Assessment Shorts: Examples of Program Assessment in Action

Foundations Written Communication Program

Improving the Foundations Written Communication Program One Outcome at a Time

     Erica Reynolds Clayton, an assistant professor of English who specializes in composition rhetoric, views program assessment as “a complicated intellectual process . . . almost like a forensic science [that] can be honed with practice.” But as the Chair of the Assessment Committee for the English Department and tasked with assessing Student Learning Outcomes for the General Education Foundations--Written Communication (FW) program, she acknowledged they had to tread lightly in order to share that sense of intellectual curiosity for assessment with other English Department faculty. To make headway, they began by focusing on one of the four FW learning outcomes.

     Their program assessment study of outcome #1, which dealt with writing for a particular audience and a specific purpose, was designed to provide information to those who teach FW courses and to be published so other universities could benefit. Following standard research procedures, the Institutional Review Board approved the assessment study and students signed consent forms. To collect data on outcome #1 the assessment team asked the 40+ instructors teaching FW sections to collect student work and require a common in-class writing assignment. The team was pleased when 100% of the instructors came on board. “They all collected what their students felt to be the best paper they had written in terms of specific audience and specific purpose,” Erica said, adding with pride that “the faculty who were involved were, I think, really illuminated.”

     The assessment team gathered graduate students and faculty from the departments of English and Second Language Studies to score the student writing in two evening sessions. The assessment team, with the help of the Assessment Office, had created two rubrics that the graduate students and faculty used to evaluate the student writing. To grade the student papers consistently, the scorers trained and practiced, “We used actual student papers that we had accrued to test against the rubric,” Erica said, resulting in “a high rate of inter-rater reliability.” One of the unexpected benefits of the rubric came when some instructors began disseminating it to students. “In English you are sometimes subject to grade grievances . . . because of the subjectivity inherent in providing feedback and grading students papers,” Erica said. “Rubrics are a way for the students and the teachers to be accountable to each other and have it right out there in front of them.”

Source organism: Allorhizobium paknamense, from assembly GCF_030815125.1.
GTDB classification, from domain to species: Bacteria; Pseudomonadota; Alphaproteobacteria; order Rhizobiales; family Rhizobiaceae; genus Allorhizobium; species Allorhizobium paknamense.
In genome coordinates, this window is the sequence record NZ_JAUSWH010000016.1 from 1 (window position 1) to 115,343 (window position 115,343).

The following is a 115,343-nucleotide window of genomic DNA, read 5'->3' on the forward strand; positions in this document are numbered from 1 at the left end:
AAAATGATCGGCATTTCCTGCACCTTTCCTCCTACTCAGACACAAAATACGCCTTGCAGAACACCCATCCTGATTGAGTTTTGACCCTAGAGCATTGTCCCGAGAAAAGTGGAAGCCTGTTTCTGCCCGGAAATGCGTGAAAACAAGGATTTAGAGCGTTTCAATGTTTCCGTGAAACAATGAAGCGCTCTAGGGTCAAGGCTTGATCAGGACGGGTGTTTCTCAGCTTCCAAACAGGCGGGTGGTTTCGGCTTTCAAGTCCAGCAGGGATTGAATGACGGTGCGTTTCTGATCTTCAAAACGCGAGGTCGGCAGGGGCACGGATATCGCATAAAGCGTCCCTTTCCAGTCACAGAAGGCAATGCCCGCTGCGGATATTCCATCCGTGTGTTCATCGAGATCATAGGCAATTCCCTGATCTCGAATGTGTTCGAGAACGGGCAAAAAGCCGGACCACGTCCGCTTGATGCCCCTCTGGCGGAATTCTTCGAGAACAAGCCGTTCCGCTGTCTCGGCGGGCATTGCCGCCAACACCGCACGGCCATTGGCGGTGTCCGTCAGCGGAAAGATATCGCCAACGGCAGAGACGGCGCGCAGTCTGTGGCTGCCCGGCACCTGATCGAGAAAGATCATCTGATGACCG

The program assessment study of outcome #1 was used, in part, to investigate possible effects of the different versions of FW courses. Therefore, the results were disaggregated by course type: standard English 100 class, the mentored version of English 100, the Honors English 100 class, English 101, and the English Language Institute 100 class. Results showed differences among the versions with students in the mentored version of English 100 scoring higher on average than those in non-mentored sections. “Students in mentored sections actually thought a lot more meta-cognitively . . . in terms of knowing who the audience was and what the purpose was,” Erica said.